The Commons has hosted a wide range of projects and events, community groups and individuals in a collective space. Its facilities include water, power, temporary offices and meeting rooms, as well as public toilets. Perhaps, most importantly, it provides a welcoming space for participation, collaboration, support and interaction as part of a transitional community. As a result, the Commons has also hosted a number of start-up community organisations that have continued to develop and thrive both on-site and off-site. These include RAD Bikes (Recycle A Dunger), a community bike shed where people can recycle old bikes and learn how to fix and maintain them, and Makercrate (subsequently Fab Lab Christchurch) who provide a space, tools and technology for the community to come together, share ideas and make things and Erica Austin Curation—an event management organisation.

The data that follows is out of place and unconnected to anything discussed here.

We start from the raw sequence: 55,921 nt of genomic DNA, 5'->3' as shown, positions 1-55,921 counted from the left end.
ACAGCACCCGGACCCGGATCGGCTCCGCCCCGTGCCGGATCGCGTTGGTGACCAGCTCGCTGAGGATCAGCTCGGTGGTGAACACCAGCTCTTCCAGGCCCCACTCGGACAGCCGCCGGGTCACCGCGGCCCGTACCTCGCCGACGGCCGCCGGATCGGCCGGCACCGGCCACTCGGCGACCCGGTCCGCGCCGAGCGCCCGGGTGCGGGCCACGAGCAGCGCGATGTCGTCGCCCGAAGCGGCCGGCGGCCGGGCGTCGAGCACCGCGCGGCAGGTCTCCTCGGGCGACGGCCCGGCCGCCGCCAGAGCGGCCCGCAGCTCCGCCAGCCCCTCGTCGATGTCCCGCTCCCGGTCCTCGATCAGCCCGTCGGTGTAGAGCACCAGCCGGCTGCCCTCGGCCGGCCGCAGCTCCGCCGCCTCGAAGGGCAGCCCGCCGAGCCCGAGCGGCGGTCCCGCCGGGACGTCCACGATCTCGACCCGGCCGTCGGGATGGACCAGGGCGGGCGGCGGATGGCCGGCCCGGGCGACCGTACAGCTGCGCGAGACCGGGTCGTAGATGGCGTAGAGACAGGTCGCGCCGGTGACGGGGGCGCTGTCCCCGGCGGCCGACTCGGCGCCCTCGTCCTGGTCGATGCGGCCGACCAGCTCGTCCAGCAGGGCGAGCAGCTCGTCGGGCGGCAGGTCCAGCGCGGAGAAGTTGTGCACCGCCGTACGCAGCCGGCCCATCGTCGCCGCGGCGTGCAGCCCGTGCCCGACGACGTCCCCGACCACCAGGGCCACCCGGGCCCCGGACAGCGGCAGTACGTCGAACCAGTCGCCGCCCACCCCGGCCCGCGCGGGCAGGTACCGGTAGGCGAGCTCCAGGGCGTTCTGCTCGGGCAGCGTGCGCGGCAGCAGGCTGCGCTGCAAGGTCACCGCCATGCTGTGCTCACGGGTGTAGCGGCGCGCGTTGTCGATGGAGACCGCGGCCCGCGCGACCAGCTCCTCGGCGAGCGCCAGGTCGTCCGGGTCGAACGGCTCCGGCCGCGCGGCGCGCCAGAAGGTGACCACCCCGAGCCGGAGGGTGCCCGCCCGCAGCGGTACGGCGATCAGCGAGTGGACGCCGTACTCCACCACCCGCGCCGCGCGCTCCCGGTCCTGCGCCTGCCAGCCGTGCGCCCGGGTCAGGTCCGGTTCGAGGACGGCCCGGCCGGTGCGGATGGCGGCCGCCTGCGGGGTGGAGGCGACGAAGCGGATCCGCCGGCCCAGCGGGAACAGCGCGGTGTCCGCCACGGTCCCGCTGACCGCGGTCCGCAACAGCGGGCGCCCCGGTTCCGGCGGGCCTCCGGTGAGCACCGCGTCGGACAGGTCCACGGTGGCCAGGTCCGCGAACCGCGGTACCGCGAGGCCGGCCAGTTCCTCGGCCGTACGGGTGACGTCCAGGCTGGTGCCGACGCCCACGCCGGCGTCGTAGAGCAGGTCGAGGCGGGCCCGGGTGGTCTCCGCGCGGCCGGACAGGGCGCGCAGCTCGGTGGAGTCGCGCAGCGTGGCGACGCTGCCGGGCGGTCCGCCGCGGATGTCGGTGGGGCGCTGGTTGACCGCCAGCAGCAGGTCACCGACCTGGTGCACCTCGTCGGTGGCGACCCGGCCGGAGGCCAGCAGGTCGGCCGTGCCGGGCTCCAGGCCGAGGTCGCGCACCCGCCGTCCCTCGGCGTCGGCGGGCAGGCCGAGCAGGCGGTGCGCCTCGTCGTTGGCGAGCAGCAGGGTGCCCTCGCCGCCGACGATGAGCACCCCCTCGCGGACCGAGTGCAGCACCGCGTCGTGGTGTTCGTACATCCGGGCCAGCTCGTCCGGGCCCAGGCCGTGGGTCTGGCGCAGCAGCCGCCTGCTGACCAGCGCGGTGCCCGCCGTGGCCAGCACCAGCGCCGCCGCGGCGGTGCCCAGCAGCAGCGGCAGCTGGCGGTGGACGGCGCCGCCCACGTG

The significance of the Commons is twofold and lies in the way in which community groups and transitional activities have reclaimed a piece of the city for the public. Through the creation of a hub or centre for transitional activities, groups were able to establish a mandate to debate the importance of urban environments while encouraging and advocating for collaboration and sharing of ideas. They were also able to provide tangible opportunities for participation, by a wide range of groups, in redesigning and rebuilding narrative.

3.2 Part 2: Resilient Greater Christchurch Framework